The Art Institute is easily recognized by the pair of life-size bronze lions guarding the entry, which were a gift from Mrs. Henry Field when the building was rebuilt after the Great Chicago Fire. I find the Textile Gallery closed (there’s always something closed!). The Decorative Arts gallery has a piece of office furniture designed by Frank Lloyd Wright. I later found out that he also designed bric-a-brac for his homes, and even the gowns his wife wore … but I digress…
The Armor Room houses one of the best collections I have seen to date. The showpiece of this room is a pair of full size horses - one in tournament bardings and the other armored for combat. It’s a great way to show the contrast between the two. Horses for combat (called heavy horse—which you may or may not recognize as a Jethro Tull album cover) were generally stockier breeds, and were trained differently from horses used in jousts and tournaments. I found it a fascinating comparison in gear and trappings.
I was closely watched by security guards as I contorted to get shots of the horseshoes, stirrups and knight’s spurs on this pair. Some of the other galleries had alarms that would go off if you got too close. Needless to say, I have become very fond of the zoom feature on my camera.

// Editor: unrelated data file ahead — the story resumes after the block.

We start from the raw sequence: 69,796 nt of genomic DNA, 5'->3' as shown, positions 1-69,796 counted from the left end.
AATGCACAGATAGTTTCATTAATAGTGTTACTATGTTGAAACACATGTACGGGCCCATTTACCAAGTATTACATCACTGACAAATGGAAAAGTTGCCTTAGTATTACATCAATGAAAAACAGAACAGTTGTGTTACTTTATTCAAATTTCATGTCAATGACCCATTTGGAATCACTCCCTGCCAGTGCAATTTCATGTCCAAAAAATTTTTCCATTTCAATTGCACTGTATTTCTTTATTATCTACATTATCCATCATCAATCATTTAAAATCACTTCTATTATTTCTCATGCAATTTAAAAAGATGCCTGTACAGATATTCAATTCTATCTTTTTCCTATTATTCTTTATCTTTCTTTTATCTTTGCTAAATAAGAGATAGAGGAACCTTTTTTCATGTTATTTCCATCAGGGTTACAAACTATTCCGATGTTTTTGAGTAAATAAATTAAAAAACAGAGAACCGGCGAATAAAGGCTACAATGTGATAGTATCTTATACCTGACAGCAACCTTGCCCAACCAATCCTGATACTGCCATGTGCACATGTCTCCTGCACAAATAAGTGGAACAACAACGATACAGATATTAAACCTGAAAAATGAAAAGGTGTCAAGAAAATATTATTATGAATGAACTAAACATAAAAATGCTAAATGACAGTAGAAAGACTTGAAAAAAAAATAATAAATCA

At the back of the room stand a pair of knights, complete with fairly ridiculous helm plumage, facing off against each other with pole arms - a hand-to-hand fighting style that was a lesser known tournament sport during the High Middle Ages. Tournaments were for show, but it was also one of the ways knights kept their skills sharp between battles.
I was fascinated by a set of armor sized for a five-year old child, which I presume was made for either parade or royal portraiture. I did not see a child-sized helmet to go with it.
There was also a massive “collar for the hunt” made from brass and iron, lined with leather and silk, which measured 10-12” across and may have been made for an Irish Wolfhound. The same display case also showed a hunting horn, and a crossbow crank – the first one I had ever seen. A lot of the armor in this room was German, 15th-16th century.
I spent about two hours in this room. The pieces well laid out, set in context and with enough room to be able to see a lot of detail. Be sure to pull out the drawers towards the end of the exhibit to view additional pieces from the 16th-17th centuries, mostly firearms.
My collection of personal photos is boarded to Pinterest. You can also see the individual pieces in the Art Institute’s online catalog.
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Heather Daveno is from Seattle, Washington, where she works as an office manager by day
and a self taught hatmaker by night. She spent most of her pandemic lockdown in 2020-2021 creating 800 masks for the Masks4Millions project.
In a normal year, her travels inspire her hats, which she handcrafts from reclaimed textiles and found objects. You can find her hats and masks for sale at August Phoenix Hats. She is currently reissuing her original journals as “Director’s Cuts” with expanded text and previously unpublished photos, which you can read for free at Daveno Travels.